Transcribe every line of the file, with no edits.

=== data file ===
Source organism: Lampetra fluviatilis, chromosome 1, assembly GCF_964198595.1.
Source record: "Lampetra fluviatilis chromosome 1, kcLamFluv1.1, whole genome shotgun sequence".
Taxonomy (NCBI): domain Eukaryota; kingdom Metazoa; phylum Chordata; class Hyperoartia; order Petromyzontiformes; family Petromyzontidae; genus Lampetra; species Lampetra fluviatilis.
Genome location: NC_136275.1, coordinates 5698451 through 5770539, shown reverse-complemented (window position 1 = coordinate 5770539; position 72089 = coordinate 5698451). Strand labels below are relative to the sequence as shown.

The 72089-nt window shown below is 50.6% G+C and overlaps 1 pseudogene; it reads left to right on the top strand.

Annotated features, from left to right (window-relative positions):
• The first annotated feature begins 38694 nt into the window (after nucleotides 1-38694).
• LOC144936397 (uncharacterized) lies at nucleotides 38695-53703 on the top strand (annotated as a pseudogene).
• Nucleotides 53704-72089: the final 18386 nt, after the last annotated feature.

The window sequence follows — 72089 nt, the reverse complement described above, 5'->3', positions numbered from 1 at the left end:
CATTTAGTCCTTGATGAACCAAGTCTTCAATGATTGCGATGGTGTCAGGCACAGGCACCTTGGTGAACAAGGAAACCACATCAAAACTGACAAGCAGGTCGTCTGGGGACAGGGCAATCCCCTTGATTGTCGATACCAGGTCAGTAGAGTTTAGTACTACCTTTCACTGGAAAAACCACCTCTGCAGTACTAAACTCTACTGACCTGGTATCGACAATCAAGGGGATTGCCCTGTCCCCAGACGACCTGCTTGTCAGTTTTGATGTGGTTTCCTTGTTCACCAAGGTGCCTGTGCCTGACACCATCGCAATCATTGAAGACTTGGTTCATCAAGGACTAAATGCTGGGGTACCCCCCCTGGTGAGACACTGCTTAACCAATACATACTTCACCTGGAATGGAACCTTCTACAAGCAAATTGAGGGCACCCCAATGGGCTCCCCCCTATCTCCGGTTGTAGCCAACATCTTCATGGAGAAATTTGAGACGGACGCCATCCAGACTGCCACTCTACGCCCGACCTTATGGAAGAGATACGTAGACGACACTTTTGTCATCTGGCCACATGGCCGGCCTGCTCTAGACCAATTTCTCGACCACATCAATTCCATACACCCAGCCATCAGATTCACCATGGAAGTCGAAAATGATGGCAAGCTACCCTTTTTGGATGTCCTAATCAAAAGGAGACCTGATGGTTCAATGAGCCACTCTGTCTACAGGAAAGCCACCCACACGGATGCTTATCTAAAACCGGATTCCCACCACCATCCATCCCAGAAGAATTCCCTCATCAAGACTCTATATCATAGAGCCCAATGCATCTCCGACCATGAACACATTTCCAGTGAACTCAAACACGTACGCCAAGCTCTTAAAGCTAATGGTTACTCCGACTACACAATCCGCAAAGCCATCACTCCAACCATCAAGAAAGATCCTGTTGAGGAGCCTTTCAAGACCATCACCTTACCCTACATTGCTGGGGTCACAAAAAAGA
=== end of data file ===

Source organism: Lampetra fluviatilis, chromosome 1, assembly GCF_964198595.1.
Source record: "Lampetra fluviatilis chromosome 1, kcLamFluv1.1, whole genome shotgun sequence".
Taxonomy (NCBI): domain Eukaryota; kingdom Metazoa; phylum Chordata; class Hyperoartia; order Petromyzontiformes; family Petromyzontidae; genus Lampetra; species Lampetra fluviatilis.
Genome location: NC_136275.1, coordinates 5698451 through 5770539, shown reverse-complemented (window position 1 = coordinate 5770539; position 72089 = coordinate 5698451). Strand labels below are relative to the sequence as shown.

The 72089-nt window shown below is 50.6% G+C and overlaps 1 pseudogene; it reads left to right on the top strand.

Annotated features, from left to right (window-relative positions):
• The first annotated feature begins 38694 nt into the window (after nucleotides 1-38694).
• LOC144936397 (uncharacterized) lies at nucleotides 38695-53703 on the top strand (annotated as a pseudogene).
• Nucleotides 53704-72089: the final 18386 nt, after the last annotated feature.

The window sequence follows — 72089 nt, the reverse complement described above, 5'->3', positions numbered from 1 at the left end:
CATTTAGTCCTTGATGAACCAAGTCTTCAATGATTGCGATGGTGTCAGGCACAGGCACCTTGGTGAACAAGGAAACCACATCAAAACTGACAAGCAGGTCGTCTGGGGACAGGGCAATCCCCTTGATTGTCGATACCAGGTCAGTAGAGTTTAGTACTACCTTTCACTGGAAAAACCACCTCTGCAGTACTAAACTCTACTGACCTGGTATCGACAATCAAGGGGATTGCCCTGTCCCCAGACGACCTGCTTGTCAGTTTTGATGTGGTTTCCTTGTTCACCAAGGTGCCTGTGCCTGACACCATCGCAATCATTGAAGACTTGGTTCATCAAGGACTAAATGCTGGGGTACCCCCCCTGGTGAGACACTGCTTAACCAATACATACTTCACCTGGAATGGAACCTTCTACAAGCAAATTGAGGGCACCCCAATGGGCTCCCCCCTATCTCCGGTTGTAGCCAACATCTTCATGGAGAAATTTGAGACGGACGCCATCCAGACTGCCACTCTACGCCCGACCTTATGGAAGAGATACGTAGACGACACTTTTGTCATCTGGCCACATGGCCGGCCTGCTCTAGACCAATTTCTCGACCACATCAATTCCATACACCCAGCCATCAGATTCACCATGGAAGTCGAAAATGATGGCAAGCTACCCTTTTTGGATGTCCTAATCAAAAGGAGACCTGATGGTTCAATGAGCCACTCTGTCTACAGGAAAGCCACCCACACGGATGCTTATCTAAAACCGGATTCCCACCACCATCCATCCCAGAAGAATTCCCTCATCAAGACTCTATATCATAGAGCCCAATGCATCTCCGACCATGAACACATTTCCAGTGAACTCAAACACGTACGCCAAGCTCTTAAAGCTAATGGTTACTCCGACTACACAATCCGCAAAGCCATCACTCCAACCATCAAGAAAGATCCTGTTGAGGAGCCTTTCAAGACCATCACCTTACCCTACATTGCTGGGGTCACAAAAAAGA